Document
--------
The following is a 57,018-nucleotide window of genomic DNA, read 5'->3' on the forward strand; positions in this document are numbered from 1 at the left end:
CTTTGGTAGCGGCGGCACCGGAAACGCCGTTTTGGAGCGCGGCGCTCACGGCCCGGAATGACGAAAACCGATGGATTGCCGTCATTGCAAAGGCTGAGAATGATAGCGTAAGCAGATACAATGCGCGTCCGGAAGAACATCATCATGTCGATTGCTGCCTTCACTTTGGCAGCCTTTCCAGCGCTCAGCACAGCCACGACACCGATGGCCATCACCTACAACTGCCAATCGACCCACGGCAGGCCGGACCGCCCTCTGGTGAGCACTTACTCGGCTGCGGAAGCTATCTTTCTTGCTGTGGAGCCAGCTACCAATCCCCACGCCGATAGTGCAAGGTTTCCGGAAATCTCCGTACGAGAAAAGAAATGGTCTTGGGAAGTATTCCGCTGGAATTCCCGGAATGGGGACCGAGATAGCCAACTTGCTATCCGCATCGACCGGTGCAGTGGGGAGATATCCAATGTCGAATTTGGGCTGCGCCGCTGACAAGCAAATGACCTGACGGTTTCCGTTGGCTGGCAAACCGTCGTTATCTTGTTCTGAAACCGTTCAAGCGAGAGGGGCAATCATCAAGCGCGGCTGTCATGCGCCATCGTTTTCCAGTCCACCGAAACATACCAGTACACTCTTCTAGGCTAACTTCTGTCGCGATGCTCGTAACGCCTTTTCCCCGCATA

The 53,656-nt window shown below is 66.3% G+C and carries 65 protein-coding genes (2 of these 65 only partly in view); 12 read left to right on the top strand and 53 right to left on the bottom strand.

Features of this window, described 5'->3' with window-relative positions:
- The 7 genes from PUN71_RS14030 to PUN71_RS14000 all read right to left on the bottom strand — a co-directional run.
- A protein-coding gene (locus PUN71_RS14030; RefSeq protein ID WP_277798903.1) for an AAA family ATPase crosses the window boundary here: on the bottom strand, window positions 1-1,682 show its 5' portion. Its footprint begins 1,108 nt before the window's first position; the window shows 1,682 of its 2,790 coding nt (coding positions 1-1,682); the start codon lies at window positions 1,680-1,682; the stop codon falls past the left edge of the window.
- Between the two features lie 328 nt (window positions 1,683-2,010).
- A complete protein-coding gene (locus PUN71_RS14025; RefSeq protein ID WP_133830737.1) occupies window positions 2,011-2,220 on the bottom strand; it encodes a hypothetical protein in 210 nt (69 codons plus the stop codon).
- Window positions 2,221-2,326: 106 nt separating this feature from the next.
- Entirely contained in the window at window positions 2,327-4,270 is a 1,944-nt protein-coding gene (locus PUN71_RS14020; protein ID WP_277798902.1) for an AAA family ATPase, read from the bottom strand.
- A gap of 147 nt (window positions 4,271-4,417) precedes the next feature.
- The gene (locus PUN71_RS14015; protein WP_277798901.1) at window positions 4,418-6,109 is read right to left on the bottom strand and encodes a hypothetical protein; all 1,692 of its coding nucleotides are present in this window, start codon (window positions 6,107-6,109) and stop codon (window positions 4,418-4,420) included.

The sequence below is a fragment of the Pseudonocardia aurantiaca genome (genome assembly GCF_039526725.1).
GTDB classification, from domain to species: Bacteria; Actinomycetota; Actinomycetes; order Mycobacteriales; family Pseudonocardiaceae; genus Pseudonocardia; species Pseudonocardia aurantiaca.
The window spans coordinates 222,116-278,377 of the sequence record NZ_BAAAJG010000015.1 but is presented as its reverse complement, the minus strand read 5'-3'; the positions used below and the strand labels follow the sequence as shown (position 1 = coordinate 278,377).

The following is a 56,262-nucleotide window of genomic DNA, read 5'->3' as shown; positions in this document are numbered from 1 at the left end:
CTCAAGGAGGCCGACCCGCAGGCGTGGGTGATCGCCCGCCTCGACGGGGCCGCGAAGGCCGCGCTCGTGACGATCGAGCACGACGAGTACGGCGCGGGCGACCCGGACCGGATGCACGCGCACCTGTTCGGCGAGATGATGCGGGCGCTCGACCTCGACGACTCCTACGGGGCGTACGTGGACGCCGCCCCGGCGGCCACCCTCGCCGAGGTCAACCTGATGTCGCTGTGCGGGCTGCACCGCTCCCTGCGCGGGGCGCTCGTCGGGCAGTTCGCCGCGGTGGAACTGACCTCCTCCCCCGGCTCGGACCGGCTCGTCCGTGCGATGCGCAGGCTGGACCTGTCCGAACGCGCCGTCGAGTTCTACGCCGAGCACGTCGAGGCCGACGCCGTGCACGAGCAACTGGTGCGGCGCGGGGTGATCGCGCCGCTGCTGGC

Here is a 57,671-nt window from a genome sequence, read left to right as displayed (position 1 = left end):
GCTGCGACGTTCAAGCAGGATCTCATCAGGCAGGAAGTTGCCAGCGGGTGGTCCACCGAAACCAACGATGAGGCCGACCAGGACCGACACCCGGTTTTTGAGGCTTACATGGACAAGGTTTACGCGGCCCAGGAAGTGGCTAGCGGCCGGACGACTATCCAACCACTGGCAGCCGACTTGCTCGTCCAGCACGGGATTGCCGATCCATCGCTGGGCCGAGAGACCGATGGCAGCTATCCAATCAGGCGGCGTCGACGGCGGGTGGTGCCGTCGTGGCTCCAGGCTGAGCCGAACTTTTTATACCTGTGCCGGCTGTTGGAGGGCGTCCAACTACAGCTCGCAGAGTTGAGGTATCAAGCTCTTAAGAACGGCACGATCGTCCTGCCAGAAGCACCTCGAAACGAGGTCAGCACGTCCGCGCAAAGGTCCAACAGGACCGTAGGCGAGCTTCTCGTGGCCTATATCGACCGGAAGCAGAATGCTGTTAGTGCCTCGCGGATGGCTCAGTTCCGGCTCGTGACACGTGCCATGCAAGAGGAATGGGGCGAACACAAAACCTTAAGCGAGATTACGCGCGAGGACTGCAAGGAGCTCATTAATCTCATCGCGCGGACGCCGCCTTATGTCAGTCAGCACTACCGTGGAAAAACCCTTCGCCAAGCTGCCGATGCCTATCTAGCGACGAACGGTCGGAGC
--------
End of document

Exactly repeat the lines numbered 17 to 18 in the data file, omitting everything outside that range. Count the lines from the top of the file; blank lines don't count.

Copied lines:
CTCAAGGAGGCCGACCCGCAGGCGTGGGTGATCGCCCGCCTCGACGGGGCCGCGAAGGCCGCGCTCGTGACGATCGAGCACGACGAGTACGGCGCGGGCGACCCGGACCGGATGCACGCGCACCTGTTCGGCGAGATGATGCGGGCGCTCGACCTCGACGACTCCTACGGGGCGTACGTGGACGCCGCCCCGGCGGCCACCCTCGCCGAGGTCAACCTGATGTCGCTGTGCGGGCTGCACCGCTCCCTGCGCGGGGCGCTCGTCGGGCAGTTCGCCGCGGTGGAACTGACCTCCTCCCCCGGCTCGGACCGGCTCGTCCGTGCGATGCGCAGGCTGGACCTGTCCGAACGCGCCGTCGAGTTCTACGCCGAGCACGTCGAGGCCGACGCCGTGCACGAGCAACTGGTGCGGCGCGGGGTGATCGCGCCGCTGCTGGC

Here is a 57,671-nt window from a genome sequence, read left to right as displayed (position 1 = left end):